A senior advisor to Hillary Clinton’s presidential campaign lit into MSNBC host Chuck Todd on Wednesday, accusing him of peddling in right-wing conspiracy theories surrounding her charitable foundation.
“Nobody, Democrat or Republican, raised a question about Neal Bush, the second President Bush’s brother, remaining on the board of the Points of Light foundation because these foundations are charitable organizations that are helping people who aren’t getting help from other places. What is going on here?” Joel Benenson asked Todd. “We are so politicized that we’ll listen to fringe elements like Steve Bannon, and the stuff he’s peddling to Donald Trump.”
Bannon, the former executive chairman of Breitbart News, became Trump’s campaign chief earlier this month. .
“Joel, it was Democrats — people working for President Obama — that were concerned of the optics,” Todd countered. “As Dick Lugar said, it’s not about the good intentions of President Clinton and Secretary Clinton. But the person giving the money may think it gives them something regardless, and that’s a bad thing.”
Lugar, a former GOP senator, has said that Clinton needs to make a “clean break” from the foundation if she wins the presidency. The Associated Press reported that the Clinton Foundation will no longer accept donations from foreign or corporate groups if she is elected president in November.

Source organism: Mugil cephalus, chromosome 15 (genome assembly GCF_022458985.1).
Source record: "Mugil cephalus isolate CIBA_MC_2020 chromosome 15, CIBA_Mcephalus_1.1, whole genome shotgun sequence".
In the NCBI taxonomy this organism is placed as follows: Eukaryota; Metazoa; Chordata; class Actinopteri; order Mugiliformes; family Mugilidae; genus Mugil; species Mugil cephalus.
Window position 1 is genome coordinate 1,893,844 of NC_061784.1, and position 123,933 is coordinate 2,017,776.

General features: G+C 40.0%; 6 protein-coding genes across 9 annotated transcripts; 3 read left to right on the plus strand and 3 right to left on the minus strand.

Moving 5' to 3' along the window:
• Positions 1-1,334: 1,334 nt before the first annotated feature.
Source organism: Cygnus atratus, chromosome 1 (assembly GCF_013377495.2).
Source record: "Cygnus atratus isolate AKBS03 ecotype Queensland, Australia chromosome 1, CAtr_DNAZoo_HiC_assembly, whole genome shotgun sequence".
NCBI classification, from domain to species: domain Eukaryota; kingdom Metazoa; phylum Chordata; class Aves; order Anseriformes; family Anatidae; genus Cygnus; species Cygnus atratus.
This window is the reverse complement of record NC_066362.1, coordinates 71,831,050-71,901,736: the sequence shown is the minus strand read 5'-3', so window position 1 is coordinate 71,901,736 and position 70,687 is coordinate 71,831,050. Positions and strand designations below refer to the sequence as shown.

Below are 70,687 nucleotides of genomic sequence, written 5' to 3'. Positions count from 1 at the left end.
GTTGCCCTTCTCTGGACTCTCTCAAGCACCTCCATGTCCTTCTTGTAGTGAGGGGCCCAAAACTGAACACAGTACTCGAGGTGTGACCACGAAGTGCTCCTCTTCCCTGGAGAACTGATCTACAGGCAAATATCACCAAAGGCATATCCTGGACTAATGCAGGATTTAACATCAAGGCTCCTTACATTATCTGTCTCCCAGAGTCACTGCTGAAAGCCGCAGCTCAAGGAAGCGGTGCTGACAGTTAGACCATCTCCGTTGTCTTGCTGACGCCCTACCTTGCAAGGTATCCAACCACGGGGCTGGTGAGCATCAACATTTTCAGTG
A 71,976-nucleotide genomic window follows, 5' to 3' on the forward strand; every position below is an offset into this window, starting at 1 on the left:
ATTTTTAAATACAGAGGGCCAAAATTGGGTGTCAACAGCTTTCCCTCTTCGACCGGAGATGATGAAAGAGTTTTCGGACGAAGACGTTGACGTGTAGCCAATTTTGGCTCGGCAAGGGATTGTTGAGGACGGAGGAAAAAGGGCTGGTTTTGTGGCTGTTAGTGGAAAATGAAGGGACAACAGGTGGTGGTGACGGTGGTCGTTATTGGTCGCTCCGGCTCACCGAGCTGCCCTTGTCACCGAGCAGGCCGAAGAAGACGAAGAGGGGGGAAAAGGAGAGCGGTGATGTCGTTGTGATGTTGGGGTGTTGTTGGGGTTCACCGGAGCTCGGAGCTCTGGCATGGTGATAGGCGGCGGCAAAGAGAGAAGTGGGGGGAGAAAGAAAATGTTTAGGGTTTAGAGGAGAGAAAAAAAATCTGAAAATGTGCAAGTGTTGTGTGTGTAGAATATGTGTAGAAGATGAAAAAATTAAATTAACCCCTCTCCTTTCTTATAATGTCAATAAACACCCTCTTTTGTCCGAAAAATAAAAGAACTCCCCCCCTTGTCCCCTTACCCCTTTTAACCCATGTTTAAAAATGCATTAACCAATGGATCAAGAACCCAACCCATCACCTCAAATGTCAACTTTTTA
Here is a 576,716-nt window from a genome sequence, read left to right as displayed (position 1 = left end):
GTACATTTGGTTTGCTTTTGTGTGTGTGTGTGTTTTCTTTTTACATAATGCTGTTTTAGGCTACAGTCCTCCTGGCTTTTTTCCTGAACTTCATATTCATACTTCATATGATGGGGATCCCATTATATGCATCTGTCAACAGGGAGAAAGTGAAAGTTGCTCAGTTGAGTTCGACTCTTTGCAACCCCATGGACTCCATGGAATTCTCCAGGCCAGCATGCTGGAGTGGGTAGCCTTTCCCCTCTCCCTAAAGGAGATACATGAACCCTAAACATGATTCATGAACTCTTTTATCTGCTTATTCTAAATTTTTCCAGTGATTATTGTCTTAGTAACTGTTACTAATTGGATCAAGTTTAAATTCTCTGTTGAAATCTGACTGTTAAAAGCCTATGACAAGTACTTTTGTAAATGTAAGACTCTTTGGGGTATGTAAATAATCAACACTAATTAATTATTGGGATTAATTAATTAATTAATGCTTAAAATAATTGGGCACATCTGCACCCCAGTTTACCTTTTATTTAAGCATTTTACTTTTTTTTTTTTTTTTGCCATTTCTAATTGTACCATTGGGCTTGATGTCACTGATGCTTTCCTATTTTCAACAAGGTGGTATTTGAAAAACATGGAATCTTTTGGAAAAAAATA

At one point in the interview, Benenson turned the question of transparency onto Trump.
“Let’s talk about transparency and openness and go down the block from your studio in New York, where Donald Trump owns a building a short walk from where I’m sitting,” he told Todd. “He’s in debt from banks in China, from Goldman Sachs. That is a clear conflict. This man is running for president and he’s saying he’ll just give the buildings to his kids.”
Watch the interview, as aired on Wednesday, below.
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Harris, complained Trump, was the "meanest and most disrespectful person in the U.S. Senate." He particularly dwelled on her sharp interrogation of Brett Kavanaugh during his Supreme Court hearings.
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"If California is serious about addressing racial and income inequities, we must create a banking system that centers people not profits."
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